Formula 1 returns – bigger and bolder? The answer is yes!

Formula 1 returns with significant changes, after years of critiques from fans, lack of serious competition on track and declining television audiences.

The cars are now up to five seconds a lap faster and look much better than before. Moreover, having a lower and wider stance, they should be better suited for overtaking.

“The car is amazing in terms of the speed we carry through the corners,” three-time world champion Lewis Hamilton said of his Mercedes. “It is definitely the fastest I have ever been in F1.”

Red Bull driver, Daniel Ricciardo said: “They look cool.” “They look pretty mean. And low and fat. Kind of old-school. It is going to be fun.”

The first seeds for change appeared back in 2011, when F1 drivers expressed their dissatisfaction with the grip levels of the then new Pirelli tyres. Cars simply could not be pushed hard enough for prolonged periods of time, because tyres lost grip.

Alexander Wurz, chairman of the Grand Prix Drivers’ Association says: “It all started because the drivers were not happy with the grip levels.”

“You can see from the tests that the new rules are back to a ratio of power and grip and lap time where a race driver is not always easily at the limit of the car.”

“He also has his own limits, which are physical, concentration, respect. That’s a good success for the whole industry.”

Ferrari’s four-time world champion Sebastian Vettel praises the new cars:
From a driver’s point of view, it’s better pretty much everywhere. Braking is better, cornering is better, you’ve got much more grip.
“Then in low speed, where arguably downforce effect is less, you have wider tyres so the grip from them, it works pretty much like an aspirin, it fixes everything. It’s difficult to compare. It’s a different animal, a different beast.”
Still, there are concerns that although cars look good and drive great, overtaking might be a problem.

As Hamilton puts it: “Following is not good. It is worse to follow another car. I don’t know how that will work out in a race.”

“Now the turbulence is easily twice as powerful coming out the back of a car. It magnifies the issue we had before. Let’s hope the racing is fantastic, but don’t hold your breath.”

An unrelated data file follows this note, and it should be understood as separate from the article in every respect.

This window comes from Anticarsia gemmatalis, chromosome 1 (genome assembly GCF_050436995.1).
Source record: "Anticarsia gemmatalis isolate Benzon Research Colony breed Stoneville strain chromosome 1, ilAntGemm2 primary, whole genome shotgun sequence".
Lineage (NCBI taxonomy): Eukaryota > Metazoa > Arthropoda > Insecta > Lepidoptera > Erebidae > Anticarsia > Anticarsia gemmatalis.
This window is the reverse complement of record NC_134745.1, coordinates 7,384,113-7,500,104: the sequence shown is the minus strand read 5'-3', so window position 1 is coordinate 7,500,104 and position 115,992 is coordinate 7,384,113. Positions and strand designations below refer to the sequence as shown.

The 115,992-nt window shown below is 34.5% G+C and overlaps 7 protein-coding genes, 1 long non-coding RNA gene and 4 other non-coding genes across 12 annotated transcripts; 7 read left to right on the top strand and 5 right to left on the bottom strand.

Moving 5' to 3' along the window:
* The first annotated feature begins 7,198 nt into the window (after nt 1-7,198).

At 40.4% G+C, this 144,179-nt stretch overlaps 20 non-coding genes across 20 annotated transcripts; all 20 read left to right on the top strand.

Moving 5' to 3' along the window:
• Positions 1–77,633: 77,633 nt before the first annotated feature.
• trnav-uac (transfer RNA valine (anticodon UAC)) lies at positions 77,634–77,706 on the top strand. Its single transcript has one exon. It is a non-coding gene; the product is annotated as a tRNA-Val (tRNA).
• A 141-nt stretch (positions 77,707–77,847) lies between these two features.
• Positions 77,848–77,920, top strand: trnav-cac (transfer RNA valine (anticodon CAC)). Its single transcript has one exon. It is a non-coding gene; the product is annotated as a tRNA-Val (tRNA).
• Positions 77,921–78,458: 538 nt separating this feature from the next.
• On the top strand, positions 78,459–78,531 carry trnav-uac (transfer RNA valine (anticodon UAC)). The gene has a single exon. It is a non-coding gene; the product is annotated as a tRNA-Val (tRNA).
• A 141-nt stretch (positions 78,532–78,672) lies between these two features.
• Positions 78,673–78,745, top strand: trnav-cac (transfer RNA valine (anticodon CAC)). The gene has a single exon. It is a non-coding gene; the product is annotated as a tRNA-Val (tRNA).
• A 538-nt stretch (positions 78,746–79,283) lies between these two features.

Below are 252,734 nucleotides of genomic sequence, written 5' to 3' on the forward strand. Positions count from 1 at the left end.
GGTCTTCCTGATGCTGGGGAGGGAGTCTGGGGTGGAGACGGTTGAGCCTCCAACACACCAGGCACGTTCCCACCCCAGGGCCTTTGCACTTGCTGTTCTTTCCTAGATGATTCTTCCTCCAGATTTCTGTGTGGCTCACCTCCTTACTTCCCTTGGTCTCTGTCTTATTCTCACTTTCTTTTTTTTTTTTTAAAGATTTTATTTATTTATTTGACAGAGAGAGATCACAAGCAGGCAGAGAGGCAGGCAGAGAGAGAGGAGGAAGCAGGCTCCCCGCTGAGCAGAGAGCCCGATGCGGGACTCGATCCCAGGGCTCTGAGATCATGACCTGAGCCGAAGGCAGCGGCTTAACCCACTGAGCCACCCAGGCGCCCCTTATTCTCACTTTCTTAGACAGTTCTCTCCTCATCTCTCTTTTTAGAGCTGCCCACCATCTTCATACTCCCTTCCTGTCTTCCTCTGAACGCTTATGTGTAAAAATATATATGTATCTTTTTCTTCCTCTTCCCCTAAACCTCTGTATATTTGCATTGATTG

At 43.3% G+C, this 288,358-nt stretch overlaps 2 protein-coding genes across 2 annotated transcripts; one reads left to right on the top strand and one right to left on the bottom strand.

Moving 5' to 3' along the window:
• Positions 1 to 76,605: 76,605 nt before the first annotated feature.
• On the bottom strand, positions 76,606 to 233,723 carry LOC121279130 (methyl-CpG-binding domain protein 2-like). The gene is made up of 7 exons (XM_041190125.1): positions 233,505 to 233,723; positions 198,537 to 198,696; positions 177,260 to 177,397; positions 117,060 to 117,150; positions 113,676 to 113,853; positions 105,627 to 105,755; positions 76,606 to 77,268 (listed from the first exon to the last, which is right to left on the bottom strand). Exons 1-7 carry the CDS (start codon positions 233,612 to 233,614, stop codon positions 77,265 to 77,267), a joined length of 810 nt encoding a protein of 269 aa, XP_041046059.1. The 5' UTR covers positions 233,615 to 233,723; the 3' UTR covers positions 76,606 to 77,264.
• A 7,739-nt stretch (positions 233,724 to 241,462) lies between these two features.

A new change is brought by the new Pirelli tyres. They now allow drivers to push hard for long periods. It is important to note that because of being harder, they last longer and fewer pit stops will be needed during a race.

The drag reduction system (DRS), introduced seven years ago to make overtaking easier is questioned as well. When activated, it increases the top speed of the car with over 10km/h. While it does make overtaking easier, unfortunately, the skill of the driver is no longer taking the central spot.
Hamilton describes DRS as “a bit like a Band-Aid for the wrong rule changes in terms of the way the cars are designed and built”.
This year, Ross Brawn, the former Mercedes team boss is in charge of shaping the F1’s future direction. He says he wants to get rid of the DRS system.
On the other hand, Wurz does not believe that overtaking is the most important thing in F1, but rather competition.
“Generally, I believe the most important thing is competition – and not just between two team-mates but between a few teams – and that the races are close. So I think it is fundamental that the aerodynamic philosophy should change so it is not so sensitive driving behind each other. And that can be achieved.”
An F1 car’s aerodynamics is focused on the front wing. That means that keeping a certain distance from the car in front is important, in order to avoid turbulences and potentially sliding wide.
Wurz says: “In an F1 car, when you go behind someone, you are always thinking: ‘OK, I am that close, so I must enter the corner a little bit slower because otherwise I am going to slide too wide in the mid-corner and apex and I am going to lose too much time or even make a mistake.”
Bringing radical aerodynamics changes in F1 will definitely not be easy. For now, the public discussion still revolves around the potential difficulty of overtaking.

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